Day 10 under Trump: Daily life now chaotic, weird
On day ten of Donald Trump’s presidency, what I’m missing most is normal life. I’d like my old life back, that place where I could focus on friends and family, read the news, interact predictably with the community, and get on with my work.
But as the deadline approaches for a new column, all the topics on my list look way too trivial. This may be a symptom of something wrong: The government is supposed to handle stuff—deliver the mail, maintain roads and bridges, organize flights at airports, run the national parks, explore space, keep our food safe, and do dozens of other tasks—in a predictable way so we can get on with our lives.
It’s Monday morning, January 30, and life isn’t predictable, it’s weird. The day starts with updates on Trump’s executive order, issued shortly before 5 p.m. Friday, that prohibits refugees from entering the U.S. for a time and limits immigration from some countries with large Moslem populations. Americans have been protesting at airports, about 30 court cases have been filed, judges have ordered stays, tech executives are outraged, and donations to the American Civil Liberties Union just hit $24 million.
In the confusion of a Friday-night crackdown, people were plucked off of planes, barred from getting onto planes, or put back on them for return flights. And these were people who’d done their paperwork correctly; some were permanent residents with green cards.
I wonder about a friend with a green card who’s just planned a brief vacation outside the country; will he be able to get back in? I add this to the worries from last week’s executive orders: Will a family member be able to buy health insurance? Will the government cancel the contract for another whose research deals with climate and atmospherics?
Pushing these worries away, I settle down to work, but wait—here’s more news: Trump has just issued an order to reduce business regulation. Any agency wanting to issue a new regulation will have to cancel two others. I ponder how this might work. It sounds nifty, like a great sale on shoes.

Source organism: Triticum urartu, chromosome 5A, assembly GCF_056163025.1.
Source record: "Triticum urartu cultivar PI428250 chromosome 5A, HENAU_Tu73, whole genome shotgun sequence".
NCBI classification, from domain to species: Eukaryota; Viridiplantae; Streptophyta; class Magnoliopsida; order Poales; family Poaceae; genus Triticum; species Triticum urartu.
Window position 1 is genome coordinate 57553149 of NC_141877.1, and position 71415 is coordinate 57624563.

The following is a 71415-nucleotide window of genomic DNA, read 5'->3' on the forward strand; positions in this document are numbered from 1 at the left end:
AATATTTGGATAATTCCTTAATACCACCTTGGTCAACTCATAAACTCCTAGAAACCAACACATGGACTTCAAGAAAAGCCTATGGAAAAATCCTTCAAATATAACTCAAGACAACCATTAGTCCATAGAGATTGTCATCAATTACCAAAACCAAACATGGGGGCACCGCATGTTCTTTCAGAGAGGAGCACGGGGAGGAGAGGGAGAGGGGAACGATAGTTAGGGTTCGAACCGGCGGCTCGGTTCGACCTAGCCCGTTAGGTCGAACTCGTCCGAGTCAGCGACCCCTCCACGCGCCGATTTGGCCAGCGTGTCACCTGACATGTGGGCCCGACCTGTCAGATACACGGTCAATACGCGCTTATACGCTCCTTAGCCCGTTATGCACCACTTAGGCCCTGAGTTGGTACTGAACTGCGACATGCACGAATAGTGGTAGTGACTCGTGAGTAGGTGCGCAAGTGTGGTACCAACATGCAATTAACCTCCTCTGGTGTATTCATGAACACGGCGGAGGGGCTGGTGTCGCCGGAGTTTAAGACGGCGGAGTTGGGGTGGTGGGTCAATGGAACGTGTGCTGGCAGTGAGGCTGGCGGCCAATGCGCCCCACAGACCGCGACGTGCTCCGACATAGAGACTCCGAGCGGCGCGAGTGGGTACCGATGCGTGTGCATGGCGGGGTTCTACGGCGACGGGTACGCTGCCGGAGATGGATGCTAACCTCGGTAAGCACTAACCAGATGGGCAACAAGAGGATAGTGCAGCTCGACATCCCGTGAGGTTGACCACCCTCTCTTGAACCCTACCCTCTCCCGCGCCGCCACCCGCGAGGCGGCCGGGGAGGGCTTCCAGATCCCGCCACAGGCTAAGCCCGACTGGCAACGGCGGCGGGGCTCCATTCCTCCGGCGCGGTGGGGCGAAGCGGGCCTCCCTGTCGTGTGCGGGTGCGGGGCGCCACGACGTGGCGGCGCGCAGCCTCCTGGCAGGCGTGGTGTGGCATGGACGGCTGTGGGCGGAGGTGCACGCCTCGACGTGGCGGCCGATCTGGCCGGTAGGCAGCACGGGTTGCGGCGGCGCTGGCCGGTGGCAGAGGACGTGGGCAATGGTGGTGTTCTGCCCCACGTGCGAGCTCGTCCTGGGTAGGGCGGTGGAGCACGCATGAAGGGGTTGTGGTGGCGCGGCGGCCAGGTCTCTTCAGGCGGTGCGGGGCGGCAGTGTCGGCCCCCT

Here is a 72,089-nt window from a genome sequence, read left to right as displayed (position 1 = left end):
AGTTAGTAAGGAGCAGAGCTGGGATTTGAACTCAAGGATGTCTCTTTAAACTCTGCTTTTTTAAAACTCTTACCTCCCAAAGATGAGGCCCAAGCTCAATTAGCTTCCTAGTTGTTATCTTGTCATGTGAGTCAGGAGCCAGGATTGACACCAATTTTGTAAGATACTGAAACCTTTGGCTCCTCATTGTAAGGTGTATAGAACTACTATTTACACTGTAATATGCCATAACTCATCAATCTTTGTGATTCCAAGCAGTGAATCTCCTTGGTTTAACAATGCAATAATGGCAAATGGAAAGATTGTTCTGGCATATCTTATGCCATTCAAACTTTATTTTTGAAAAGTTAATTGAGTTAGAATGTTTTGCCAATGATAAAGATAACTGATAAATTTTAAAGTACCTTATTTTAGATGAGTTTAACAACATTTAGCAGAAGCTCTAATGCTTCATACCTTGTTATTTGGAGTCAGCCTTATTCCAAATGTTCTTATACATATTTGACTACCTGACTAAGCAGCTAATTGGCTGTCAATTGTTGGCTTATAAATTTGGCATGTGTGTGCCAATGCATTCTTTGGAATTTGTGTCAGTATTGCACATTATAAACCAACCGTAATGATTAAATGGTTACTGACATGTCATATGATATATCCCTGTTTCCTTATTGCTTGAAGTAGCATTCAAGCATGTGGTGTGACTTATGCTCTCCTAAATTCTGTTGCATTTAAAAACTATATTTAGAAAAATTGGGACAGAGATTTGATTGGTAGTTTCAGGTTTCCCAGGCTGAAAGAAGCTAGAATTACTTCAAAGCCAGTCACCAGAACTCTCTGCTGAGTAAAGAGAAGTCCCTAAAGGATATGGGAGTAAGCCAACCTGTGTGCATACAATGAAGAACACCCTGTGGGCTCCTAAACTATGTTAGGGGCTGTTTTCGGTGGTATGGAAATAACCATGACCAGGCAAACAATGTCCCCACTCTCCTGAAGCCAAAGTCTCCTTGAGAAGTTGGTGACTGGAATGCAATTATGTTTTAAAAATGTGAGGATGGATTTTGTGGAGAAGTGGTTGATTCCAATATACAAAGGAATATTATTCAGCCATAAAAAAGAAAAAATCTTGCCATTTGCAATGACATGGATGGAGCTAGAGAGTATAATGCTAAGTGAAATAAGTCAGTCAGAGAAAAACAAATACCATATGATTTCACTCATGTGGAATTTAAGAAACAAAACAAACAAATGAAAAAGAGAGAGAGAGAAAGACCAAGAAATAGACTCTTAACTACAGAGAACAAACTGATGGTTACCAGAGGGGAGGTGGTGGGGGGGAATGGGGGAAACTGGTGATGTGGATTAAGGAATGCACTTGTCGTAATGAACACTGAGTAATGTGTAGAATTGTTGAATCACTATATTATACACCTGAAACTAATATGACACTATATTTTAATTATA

Trump has been posing for photos with a group of small-business owners, except, now he’s switched to ridiculing Sen. Chuck Schumer, who became tearful while speaking at an airport protest. First on Twitter and then in the photo-op, Trump is decrying the “fake tears.”
I should get back to work, but I check the stock market, which has swooped down nearly 200 points. Is this because one of the chief donor strategists for the Koch brothers—highly influential conservatives—has just warned that we’re on a dangerous path toward authoritarian rule? Hard to know.
I’ve been so preoccupied with turmoil and angst that I’m starting to wonder if the timing of the order on a Friday evening, and the uneven reactions by agencies carrying it out, have been done on purpose.
Who benefits from such constant and purposeful confusion? I find these events quite frightening. The immigrants affected had followed the rules, but the rules changed in mid-air and were being applied retroactively. I wonder who’s next for this kind of treatment, and which set of rules will be suddenly altered. If this this is the strategy for running the government, more people than just me are going to get tired of it before long.
My day is turning as dark as the deep gray rain outside, for fear isn’t new; it’s been a steady companion since Election Day. Many of my women friends worry, as I do, that Trump’s words and style embolden aggressive males to attack women and people of color. Indeed, hate crimes and hate speech are increasing, according to the Southern Poverty Law Center and other groups that monitor such events.